Why ICT Accessibility?
Reasons for ICT accessibility include the ageing population; the proclivity to bring disabled people into the mainstream of society; an increasing recognition that ICT accessibility can be a tool for commercial growth and growing anti-discrimination legislation.
The world's population is aging and, in developed countries, the size of the elderly population has already surpassed that of the 12 - 24 age group. For example: current Eurostat statistics show that there are over 375 million people in the 15 countries of the European Union. Over 77 million - 20 per cent, or one in five - are 60 years of age or more.
It is well documented that both the number of older people is increasing and their proportion in the total population. This is due to decline in the birth rate, increase in life expectancy and a decrease in mortality rates at higher ages. Eurostat predicts that most EU regions will see the number of older people (60 years and over) double by 2030. A further Eurostat prediction is that the proportion of people aged 80 and over, currently 4 per cent of the European population, will soar to 10 per cent by 2050. As well as the incidence of disability increasing with age, so does the severity of impairments.
The majority of people with disabilities are elderly. As the proportion of older people grows, so will the number of people with disabilities.
Improving ICT accessibility for the widest range of people expands a businesses customer base and so therefore increases marketability. They stand to benefit from:
- higher quality products, services and facilities
- increased sales, customer satisfaction and loyalty
- stronger brand values and enhanced brand recognition
- greater profitability and improved returns on investment
The rights of disabled people to be treated equally are enshrined in many national and international laws. IT is either explicitly or implicitly referred to in many of these statutes because it is such an important part of every day living. In many countries new laws relating to accessibility are being introduced and existing ones strengthened.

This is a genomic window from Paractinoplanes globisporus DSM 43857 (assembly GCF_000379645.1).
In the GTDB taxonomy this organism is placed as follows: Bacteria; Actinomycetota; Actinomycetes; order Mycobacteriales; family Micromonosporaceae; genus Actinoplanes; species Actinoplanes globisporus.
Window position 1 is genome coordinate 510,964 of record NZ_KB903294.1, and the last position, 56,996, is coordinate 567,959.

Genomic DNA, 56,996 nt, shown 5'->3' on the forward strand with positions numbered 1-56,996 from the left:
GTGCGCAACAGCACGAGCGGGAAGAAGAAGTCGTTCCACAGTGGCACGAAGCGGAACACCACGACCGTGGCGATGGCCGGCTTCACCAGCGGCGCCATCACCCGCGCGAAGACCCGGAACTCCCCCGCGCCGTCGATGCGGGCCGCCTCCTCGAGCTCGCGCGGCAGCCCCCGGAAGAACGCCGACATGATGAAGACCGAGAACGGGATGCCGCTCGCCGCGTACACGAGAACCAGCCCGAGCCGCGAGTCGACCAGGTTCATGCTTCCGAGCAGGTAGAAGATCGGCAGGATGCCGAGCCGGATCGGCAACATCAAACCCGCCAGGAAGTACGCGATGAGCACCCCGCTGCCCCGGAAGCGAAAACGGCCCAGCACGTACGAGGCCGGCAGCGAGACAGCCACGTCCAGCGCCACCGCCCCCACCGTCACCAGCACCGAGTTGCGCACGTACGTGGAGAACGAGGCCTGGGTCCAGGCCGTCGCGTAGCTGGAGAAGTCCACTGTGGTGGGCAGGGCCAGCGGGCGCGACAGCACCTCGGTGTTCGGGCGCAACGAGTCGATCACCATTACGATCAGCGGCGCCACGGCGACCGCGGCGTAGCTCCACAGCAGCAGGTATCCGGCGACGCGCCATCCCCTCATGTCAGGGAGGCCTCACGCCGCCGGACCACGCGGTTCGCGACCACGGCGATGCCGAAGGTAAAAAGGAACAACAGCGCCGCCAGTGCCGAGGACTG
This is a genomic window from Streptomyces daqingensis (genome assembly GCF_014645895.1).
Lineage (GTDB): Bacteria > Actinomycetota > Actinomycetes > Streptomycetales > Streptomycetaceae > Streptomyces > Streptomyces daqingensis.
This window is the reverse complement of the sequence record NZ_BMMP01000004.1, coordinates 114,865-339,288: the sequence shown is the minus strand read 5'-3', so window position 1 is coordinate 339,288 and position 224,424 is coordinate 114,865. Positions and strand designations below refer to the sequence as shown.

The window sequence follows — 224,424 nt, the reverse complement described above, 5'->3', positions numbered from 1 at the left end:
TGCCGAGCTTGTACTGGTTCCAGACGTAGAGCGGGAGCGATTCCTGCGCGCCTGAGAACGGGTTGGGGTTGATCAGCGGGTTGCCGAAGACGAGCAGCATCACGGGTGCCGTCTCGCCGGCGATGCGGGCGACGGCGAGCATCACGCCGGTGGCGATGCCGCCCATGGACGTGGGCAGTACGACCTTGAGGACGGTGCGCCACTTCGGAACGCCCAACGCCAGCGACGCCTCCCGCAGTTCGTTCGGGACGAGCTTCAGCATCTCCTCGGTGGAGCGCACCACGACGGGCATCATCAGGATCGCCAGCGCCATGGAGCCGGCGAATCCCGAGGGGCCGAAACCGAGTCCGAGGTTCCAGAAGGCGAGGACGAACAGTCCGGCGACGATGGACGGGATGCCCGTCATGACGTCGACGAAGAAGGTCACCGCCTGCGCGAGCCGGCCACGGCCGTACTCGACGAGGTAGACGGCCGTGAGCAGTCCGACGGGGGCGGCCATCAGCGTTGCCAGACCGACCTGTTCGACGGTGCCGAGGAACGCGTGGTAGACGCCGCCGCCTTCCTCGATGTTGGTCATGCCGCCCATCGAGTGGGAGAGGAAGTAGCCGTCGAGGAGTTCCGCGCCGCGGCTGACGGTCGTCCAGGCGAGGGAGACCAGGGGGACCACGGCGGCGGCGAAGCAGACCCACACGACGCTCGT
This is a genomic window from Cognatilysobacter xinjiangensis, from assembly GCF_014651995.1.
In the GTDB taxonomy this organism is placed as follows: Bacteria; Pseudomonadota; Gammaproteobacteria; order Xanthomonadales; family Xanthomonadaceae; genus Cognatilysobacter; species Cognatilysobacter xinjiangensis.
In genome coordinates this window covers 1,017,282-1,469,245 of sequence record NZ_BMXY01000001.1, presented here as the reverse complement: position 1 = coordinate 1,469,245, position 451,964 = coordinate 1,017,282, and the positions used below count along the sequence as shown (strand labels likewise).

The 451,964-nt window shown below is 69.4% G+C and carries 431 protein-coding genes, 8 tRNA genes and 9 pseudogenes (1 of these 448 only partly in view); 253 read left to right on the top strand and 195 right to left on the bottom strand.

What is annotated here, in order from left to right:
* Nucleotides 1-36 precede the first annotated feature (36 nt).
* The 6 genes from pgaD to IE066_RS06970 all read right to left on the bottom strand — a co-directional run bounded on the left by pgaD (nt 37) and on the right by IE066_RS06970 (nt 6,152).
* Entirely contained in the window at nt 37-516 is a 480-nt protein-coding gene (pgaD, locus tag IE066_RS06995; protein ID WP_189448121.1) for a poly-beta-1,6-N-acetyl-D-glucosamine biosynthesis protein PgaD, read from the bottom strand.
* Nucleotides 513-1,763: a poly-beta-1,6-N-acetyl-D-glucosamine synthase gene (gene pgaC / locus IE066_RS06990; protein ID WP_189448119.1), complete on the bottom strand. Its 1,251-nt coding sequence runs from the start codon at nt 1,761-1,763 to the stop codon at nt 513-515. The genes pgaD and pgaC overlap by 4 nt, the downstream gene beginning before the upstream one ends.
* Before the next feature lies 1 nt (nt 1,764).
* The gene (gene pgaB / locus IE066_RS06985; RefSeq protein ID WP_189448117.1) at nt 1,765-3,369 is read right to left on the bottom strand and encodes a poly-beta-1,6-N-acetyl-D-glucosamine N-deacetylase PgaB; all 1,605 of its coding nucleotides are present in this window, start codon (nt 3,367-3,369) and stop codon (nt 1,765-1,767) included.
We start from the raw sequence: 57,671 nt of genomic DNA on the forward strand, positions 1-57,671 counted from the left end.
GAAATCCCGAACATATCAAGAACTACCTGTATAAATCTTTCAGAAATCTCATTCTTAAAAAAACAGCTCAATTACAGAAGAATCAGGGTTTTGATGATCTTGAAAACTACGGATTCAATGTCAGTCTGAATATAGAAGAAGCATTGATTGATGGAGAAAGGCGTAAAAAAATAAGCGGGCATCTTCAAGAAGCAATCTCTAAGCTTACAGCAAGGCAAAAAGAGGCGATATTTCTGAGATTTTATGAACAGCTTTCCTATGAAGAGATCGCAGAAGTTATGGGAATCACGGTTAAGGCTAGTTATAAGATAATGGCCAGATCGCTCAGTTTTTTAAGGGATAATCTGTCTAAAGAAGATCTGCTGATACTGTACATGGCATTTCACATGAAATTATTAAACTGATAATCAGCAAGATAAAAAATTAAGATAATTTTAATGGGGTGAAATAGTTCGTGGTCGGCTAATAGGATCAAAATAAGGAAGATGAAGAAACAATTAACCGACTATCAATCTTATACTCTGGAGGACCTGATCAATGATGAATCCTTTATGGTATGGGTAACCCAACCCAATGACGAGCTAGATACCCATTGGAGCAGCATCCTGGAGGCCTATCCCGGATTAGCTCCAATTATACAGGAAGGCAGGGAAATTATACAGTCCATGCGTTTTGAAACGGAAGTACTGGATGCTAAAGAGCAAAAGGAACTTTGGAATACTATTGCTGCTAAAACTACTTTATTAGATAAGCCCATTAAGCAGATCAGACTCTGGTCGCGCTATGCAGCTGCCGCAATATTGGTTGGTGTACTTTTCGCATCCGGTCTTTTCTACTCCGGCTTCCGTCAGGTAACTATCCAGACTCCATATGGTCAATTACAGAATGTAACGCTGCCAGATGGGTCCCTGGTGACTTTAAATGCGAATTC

The UK Disability Discrimination Act (DDA) 1995 introduced new measures aimed at ending the discrimination which many disabled people face in their everyday lives. The DDA 2005 made important changes to the scope of the original legislation, including creating a legal duty for public authorities to actively promote disability equality - Disability Equality Duty.
Organisations are required by the Act to make reasonable adjustments to the way they supply services so that they include disabled people. Those reasonable adjustments cover websites (they are regarded as supplying a public service), and the hardware and software used by both employees and customers to access IT systems.
The USA has passed the most detailed and far reaching laws relating to accessible IT. For example: Section 508.
i2010 is the EU policy framework for the information society and media. It promotes the positive contribution that ICT can make to the economy, society and personal quality of life.
ICT accessibility is simply the right thing to do!
- EDeAN (n.d.) Design for All Education and Training: Design for All overview. [accessed 09/05/08].
- International Monetary Fund (2006). Finance and Development [online]. Global demographic trends. 43(3). [accessed 18/05/08].
- Lamb, J. (2007). The IT Directors' Guide to Accessible IT. [accessed 14/05/08].
- Ricability (2004). Meeting the needs of older and disabled consumers: Guidelines for product design and testing. [accessed 18/05/08].
Last updated: 20.11.2009 © Copyright reserved Website design: Digital Accessibility Team